Colombia: Choco to Amazonia: Day 10  Our primary target today will unquestionably be the amazing Recurve-billed Bushbird, which until recently was barely known in real life, but we should also see some other interesting species, including the range-restricted Grey-throated Warbler and the attractive Chestnut-bellied Thrush. Other species may include Band-tailed Guan, Scaled Pigeon, Stripe-throated Hermit, the elusive Moustached Puffbird, the secretive Stripe-breasted Spinetail, Streak-headed Woodcreeper, Plain Antvireo and the scarce Pale-vented Thrush. If time and luck permit, we may also see the little-known Todd’s Parakeet (a distinctive form which is still lumped by most authorities in Painted Parakeet). Around town, the successful Caribbean Grackle is a recent colonist!

Colombia: Choco to Amazonia: Day 11  This morning we shall drive south along the Magdalena Valley to the Reserva El Paujil (or Blue-billed Curassow Reserve) for three night stay. Leaving the main highway we head for Puerto Pinzon passing through some interesting landscapes as we go. Parrots are common here, and we are likely to encounter Yellow-crowned, Orange-winged and Red-lored Amazons, Blue-headed Parrot and smart Chestnut-fronted Macaws, whilst the small wetlands that we pass may conceal Capped Herons or perhaps a smart Rufescent Tiger-Heron.

Other species likely on the journey include Neotropic Cormorant, Anhinga, Cocoi Heron, Great and Snowy Egrets, Little Blue and Striated Herons, Bare-faced Ibis, Black-bellied Whistling Duck, Muscovy Duck (uncommon), the impressive King Vulture, Lesser Yellow-headed Vulture, Swallow-tailed and Pearl Kites, the scarce Long-winged Harrier, Great Black Hawk, Savanna Hawk, Northern Caracara, Wattled Jacana (represented here by an interesting black race), Greater Yellowlegs (boreal winter only), Large-billed and Yellow-billed Terns, Pale-vented Pigeon, Yellow-chinned Spinetail, Black-capped Donacobius, Pied Water-Tyrant, the attractive White-headed Marsh-Tyrant and Long-tailed and Cattle Tyrants.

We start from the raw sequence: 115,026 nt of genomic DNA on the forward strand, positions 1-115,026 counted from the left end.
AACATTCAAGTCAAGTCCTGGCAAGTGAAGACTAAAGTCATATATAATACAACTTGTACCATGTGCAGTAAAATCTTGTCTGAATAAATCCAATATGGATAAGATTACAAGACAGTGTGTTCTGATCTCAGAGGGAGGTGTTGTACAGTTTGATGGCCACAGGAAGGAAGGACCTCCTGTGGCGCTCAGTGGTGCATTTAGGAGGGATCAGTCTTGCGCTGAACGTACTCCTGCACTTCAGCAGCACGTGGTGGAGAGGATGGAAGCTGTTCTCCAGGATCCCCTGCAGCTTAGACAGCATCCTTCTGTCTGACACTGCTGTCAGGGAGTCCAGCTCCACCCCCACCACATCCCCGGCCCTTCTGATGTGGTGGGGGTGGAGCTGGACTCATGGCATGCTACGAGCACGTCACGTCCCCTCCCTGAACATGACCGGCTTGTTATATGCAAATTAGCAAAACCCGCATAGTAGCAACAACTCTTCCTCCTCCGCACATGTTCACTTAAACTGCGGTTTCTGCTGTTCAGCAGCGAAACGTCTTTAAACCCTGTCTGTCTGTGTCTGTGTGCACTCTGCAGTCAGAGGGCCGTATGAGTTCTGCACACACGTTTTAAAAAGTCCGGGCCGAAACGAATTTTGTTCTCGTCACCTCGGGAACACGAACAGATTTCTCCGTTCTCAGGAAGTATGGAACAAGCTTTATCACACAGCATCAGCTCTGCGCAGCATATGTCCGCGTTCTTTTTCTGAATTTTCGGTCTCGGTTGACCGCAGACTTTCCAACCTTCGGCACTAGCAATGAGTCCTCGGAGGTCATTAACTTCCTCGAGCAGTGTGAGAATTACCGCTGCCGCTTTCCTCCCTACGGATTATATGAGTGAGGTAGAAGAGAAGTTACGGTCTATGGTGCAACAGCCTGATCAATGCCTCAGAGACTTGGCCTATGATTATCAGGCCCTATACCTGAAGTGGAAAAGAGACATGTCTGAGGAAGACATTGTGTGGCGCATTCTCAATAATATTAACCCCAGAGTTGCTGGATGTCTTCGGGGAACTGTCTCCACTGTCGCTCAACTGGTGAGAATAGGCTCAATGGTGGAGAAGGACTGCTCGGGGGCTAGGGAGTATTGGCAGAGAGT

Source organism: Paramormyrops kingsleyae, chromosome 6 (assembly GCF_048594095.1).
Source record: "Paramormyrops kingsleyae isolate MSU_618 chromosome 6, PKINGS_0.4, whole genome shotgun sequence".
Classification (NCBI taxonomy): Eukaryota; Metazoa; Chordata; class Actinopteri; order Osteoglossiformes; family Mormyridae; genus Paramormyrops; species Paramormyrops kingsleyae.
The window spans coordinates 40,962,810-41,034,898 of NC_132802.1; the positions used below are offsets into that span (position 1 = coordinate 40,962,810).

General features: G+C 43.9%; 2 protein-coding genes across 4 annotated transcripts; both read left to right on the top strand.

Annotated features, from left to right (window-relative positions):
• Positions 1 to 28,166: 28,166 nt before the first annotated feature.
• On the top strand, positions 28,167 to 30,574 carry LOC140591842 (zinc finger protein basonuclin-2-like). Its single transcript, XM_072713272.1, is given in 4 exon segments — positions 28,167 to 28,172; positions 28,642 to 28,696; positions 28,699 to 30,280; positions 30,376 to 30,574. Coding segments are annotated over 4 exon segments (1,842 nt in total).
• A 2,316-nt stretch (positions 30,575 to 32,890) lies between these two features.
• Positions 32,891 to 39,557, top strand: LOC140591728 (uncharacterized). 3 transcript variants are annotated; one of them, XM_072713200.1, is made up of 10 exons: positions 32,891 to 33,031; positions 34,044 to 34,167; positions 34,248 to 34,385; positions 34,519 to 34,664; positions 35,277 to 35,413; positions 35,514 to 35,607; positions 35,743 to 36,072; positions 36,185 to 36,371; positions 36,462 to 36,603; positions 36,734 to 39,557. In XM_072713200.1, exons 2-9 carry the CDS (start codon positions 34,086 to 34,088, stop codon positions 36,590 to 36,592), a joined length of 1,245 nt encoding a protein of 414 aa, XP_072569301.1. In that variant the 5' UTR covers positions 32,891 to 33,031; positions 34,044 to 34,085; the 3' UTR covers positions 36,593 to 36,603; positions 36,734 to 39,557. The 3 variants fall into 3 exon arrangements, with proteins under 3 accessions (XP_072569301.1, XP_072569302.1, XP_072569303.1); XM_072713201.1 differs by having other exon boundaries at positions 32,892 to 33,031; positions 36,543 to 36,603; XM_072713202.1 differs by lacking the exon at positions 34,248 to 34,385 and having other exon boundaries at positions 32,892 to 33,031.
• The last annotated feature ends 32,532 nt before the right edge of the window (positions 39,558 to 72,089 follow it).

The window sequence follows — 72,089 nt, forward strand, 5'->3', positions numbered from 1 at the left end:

As we approach Puerto Pinzon, we shall scan the nearby marshes for the rare and much-wanted Northern Screamer, a species which is readily found here, before continuing to the reserve. We will arrive in time for some initial birding around the lodge.

Colombia: Choco to Amazonia: Days 12-13  The El Paujil Reserve protects an important area of lowland forest, and here, our main target will be the very rare Blue-billed Curassow, after which the reserve takes its Spanish name. The species is not common and is usually extremely shy in its remaining localitoies in Colombia owing to the excessive hunting pressure that has been put on the species in recent decades. However, recent conservation efforts have led to the habituation of a few of these magnificent birds and, as a result, our chances of setting eyes on the ultimate prize are very much increased!! The reserve also hosts several other endemics which we shall be targeting during our stay and these include Colombian Chachalaca, the aptly-named Beautiful Woodpecker, the striking White-mantled Barbet (a second chance for this gem) and the stunning Sooty Ant Tanager.

Other localized species found in the reserve include the striking but elusive Saffron-headed Parrot, the amazingly colourful Citron-throated Toucan, the stolid Black-breasted Puffbird, the smart Bare-crowned Antbird, Black Antshrike, the rare and poorly-known Black-billed Flycatcher, the bizarre Southern Bentbill and the fabulous Western Striped Manakin.